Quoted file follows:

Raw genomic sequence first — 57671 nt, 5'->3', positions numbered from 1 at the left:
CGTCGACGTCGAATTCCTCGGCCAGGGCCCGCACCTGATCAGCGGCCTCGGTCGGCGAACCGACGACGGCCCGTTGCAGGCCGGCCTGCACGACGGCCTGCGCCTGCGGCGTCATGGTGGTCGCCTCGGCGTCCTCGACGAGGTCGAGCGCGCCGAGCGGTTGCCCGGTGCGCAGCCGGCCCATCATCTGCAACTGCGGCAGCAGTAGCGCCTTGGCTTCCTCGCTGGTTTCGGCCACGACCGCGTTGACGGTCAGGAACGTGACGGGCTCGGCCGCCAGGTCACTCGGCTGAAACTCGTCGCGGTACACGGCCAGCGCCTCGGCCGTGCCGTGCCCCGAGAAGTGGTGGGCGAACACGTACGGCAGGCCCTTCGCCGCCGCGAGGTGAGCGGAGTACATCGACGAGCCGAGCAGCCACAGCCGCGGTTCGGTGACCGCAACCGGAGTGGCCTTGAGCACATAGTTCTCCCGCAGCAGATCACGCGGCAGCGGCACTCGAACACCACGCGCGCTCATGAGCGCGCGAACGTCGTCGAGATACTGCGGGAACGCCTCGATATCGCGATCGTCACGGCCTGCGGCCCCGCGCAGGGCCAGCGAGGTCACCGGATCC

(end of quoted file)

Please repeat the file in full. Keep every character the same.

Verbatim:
Raw genomic sequence first — 57671 nt, 5'->3', positions numbered from 1 at the left:
CGTCGACGTCGAATTCCTCGGCCAGGGCCCGCACCTGATCAGCGGCCTCGGTCGGCGAACCGACGACGGCCCGTTGCAGGCCGGCCTGCACGACGGCCTGCGCCTGCGGCGTCATGGTGGTCGCCTCGGCGTCCTCGACGAGGTCGAGCGCGCCGAGCGGTTGCCCGGTGCGCAGCCGGCCCATCATCTGCAACTGCGGCAGCAGTAGCGCCTTGGCTTCCTCGCTGGTTTCGGCCACGACCGCGTTGACGGTCAGGAACGTGACGGGCTCGGCCGCCAGGTCACTCGGCTGAAACTCGTCGCGGTACACGGCCAGCGCCTCGGCCGTGCCGTGCCCCGAGAAGTGGTGGGCGAACACGTACGGCAGGCCCTTCGCCGCCGCGAGGTGAGCGGAGTACATCGACGAGCCGAGCAGCCACAGCCGCGGTTCGGTGACCGCAACCGGAGTGGCCTTGAGCACATAGTTCTCCCGCAGCAGATCACGCGGCAGCGGCACTCGAACACCACGCGCGCTCATGAGCGCGCGAACGTCGTCGAGATACTGCGGGAACGCCTCGATATCGCGATCGTCACGGCCTGCGGCCCCGCGCAGGGCCAGCGAGGTCACCGGATCC